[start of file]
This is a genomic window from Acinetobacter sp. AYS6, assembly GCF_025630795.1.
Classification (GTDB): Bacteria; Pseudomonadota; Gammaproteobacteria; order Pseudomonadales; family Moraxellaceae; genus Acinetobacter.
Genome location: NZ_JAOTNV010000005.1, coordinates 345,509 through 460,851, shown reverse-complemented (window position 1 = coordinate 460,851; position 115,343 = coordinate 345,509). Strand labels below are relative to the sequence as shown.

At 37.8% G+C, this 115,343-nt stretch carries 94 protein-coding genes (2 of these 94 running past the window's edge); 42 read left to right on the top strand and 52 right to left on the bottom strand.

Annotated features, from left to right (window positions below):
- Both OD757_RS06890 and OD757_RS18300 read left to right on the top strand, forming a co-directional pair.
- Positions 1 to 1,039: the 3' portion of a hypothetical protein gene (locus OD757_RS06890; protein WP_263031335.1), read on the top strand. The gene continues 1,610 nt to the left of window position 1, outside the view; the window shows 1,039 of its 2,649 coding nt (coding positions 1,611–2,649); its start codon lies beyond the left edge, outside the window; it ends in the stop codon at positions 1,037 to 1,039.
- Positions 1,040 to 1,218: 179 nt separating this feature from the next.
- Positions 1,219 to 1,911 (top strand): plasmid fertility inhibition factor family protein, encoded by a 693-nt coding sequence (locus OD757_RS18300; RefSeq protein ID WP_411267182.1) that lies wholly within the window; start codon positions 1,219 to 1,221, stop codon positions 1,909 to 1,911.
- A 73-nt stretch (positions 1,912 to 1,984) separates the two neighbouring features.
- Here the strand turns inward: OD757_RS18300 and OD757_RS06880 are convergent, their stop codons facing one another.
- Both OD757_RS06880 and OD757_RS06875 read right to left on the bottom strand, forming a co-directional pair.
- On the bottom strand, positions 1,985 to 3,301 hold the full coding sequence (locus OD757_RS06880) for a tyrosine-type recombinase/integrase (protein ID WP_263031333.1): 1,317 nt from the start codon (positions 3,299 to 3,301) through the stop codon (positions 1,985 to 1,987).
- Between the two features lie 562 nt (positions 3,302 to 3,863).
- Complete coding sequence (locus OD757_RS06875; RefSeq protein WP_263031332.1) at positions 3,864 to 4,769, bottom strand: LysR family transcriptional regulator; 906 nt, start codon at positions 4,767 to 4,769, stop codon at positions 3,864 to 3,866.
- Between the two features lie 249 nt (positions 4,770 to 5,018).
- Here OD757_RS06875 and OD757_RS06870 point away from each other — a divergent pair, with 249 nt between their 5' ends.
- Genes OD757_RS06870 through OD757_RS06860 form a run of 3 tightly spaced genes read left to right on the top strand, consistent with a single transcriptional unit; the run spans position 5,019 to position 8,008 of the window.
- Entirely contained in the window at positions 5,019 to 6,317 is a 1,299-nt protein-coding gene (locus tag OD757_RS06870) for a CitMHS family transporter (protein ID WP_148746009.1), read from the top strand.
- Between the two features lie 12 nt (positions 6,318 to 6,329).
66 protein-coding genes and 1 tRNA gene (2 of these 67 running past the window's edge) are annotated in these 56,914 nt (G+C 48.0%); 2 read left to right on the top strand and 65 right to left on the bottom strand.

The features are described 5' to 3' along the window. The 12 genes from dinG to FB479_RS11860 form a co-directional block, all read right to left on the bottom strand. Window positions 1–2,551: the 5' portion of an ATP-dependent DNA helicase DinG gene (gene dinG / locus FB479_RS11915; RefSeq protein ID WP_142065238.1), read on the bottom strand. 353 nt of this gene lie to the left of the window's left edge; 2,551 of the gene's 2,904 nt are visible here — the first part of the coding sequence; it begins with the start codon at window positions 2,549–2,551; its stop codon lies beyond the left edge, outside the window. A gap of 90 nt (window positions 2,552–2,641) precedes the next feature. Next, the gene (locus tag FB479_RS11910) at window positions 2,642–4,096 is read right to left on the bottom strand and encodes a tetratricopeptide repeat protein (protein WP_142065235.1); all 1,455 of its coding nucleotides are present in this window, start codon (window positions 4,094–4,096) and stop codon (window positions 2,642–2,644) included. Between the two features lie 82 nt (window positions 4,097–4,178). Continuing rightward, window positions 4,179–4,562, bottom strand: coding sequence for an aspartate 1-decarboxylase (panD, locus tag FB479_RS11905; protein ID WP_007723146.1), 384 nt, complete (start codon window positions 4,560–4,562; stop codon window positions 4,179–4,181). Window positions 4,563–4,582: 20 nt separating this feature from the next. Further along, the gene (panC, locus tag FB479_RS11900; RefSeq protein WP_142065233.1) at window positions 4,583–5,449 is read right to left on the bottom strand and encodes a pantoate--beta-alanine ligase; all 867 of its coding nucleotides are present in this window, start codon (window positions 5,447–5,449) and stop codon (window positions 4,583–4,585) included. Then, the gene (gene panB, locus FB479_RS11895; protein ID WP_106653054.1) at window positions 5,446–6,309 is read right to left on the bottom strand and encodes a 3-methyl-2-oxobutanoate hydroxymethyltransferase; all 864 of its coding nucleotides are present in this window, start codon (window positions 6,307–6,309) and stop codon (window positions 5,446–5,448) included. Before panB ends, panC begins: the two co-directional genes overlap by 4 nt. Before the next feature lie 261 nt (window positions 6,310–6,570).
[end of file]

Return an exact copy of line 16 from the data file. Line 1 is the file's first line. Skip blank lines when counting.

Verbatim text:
- Between the two features lie 249 nt (positions 4,770 to 5,018).